A domino is a small rectangular block of wood or plastic bearing from one to six pips or dots like those on dice. A complete set of dominoes consists of 28 such pieces. A game played with these tiles involves placing them in lines or angular patterns on a table and positioning each domino to touch the ends of the adjacent dominoes so that when one is moved, others follow suit in a chain reaction. The term domino also refers to a small victory that sets off a series of other victories, as in “Domino effect” (see below).
A player begins a domino game by drawing a tile from the stock, which he then places on the table face up. Depending on the rules of the specific game being played, this first domino may be referred to as the set, the down, or the lead. If the draw results in a tie, it is broken by drawing new tiles from the stock until a winner is determined. After the first play, players must continue to place dominoes edge to edge on the table, according to the rules of the particular game being played.
Dominoes are arranged in groups called hands, and each hand contains either doubles or singles, as dictated by the rules of the game being played. Some games allow the same player to make more than one play in a turn, and there are even some that require only one play per turn. The deciding factor in which player will make the first play is usually determined by the number of doubles in his hand, but some rules state that any type of domino may be used to start a chain reaction.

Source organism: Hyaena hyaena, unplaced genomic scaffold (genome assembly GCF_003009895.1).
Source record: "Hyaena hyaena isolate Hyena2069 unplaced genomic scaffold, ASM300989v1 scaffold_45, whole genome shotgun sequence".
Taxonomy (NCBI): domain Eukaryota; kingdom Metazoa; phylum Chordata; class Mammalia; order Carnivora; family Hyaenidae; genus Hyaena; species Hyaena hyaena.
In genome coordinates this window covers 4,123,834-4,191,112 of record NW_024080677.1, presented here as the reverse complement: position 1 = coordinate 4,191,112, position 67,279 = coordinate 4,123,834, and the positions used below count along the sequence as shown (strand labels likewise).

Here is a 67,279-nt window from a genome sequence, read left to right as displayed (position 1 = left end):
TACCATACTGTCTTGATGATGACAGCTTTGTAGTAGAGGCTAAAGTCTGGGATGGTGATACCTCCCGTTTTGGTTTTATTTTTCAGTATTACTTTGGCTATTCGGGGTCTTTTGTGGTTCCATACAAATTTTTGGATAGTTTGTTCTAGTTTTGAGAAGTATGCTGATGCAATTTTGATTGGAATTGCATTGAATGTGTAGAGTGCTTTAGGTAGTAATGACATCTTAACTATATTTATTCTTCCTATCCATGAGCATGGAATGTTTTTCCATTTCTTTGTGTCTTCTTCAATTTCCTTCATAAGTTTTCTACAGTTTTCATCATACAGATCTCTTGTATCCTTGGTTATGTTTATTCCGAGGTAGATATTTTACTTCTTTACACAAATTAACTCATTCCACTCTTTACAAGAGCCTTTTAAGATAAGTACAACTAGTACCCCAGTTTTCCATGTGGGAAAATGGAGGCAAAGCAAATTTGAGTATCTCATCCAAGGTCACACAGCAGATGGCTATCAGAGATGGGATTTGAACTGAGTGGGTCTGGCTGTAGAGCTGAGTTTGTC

When a domino is stood upright, it stores potential energy from the force of gravity. When it is then pushed, much of this energy is converted to kinetic energy and causes the domino to fall over. Physicist Stephen Morris explains that when a domino is pushed, it is like a piece of dynamite, and as it falls, it creates a chain reaction causing more and more dynamite to be detonated.
The word domino is often used in political and business contexts to describe a situation in which one event causes another, and then more and more events to follow. It was coined in 1954 by journalist Robert Alsop in a newspaper column about the way that Communism would spread throughout Indochina if not stopped. President Eisenhower later used the idiom in a press conference to explain America’s decision to offer aid to South Vietnam, and it became widely accepted as a metaphor for events that are unpredictable and difficult to stop once they get started.
When you are writing a novel, it can be helpful to think of each scene as a domino. Whether you write your manuscript off the cuff or carefully outline it, plotting a story is really about setting up situations that will naturally influence what happens next, just as a single domino tipping over triggers more and more of them.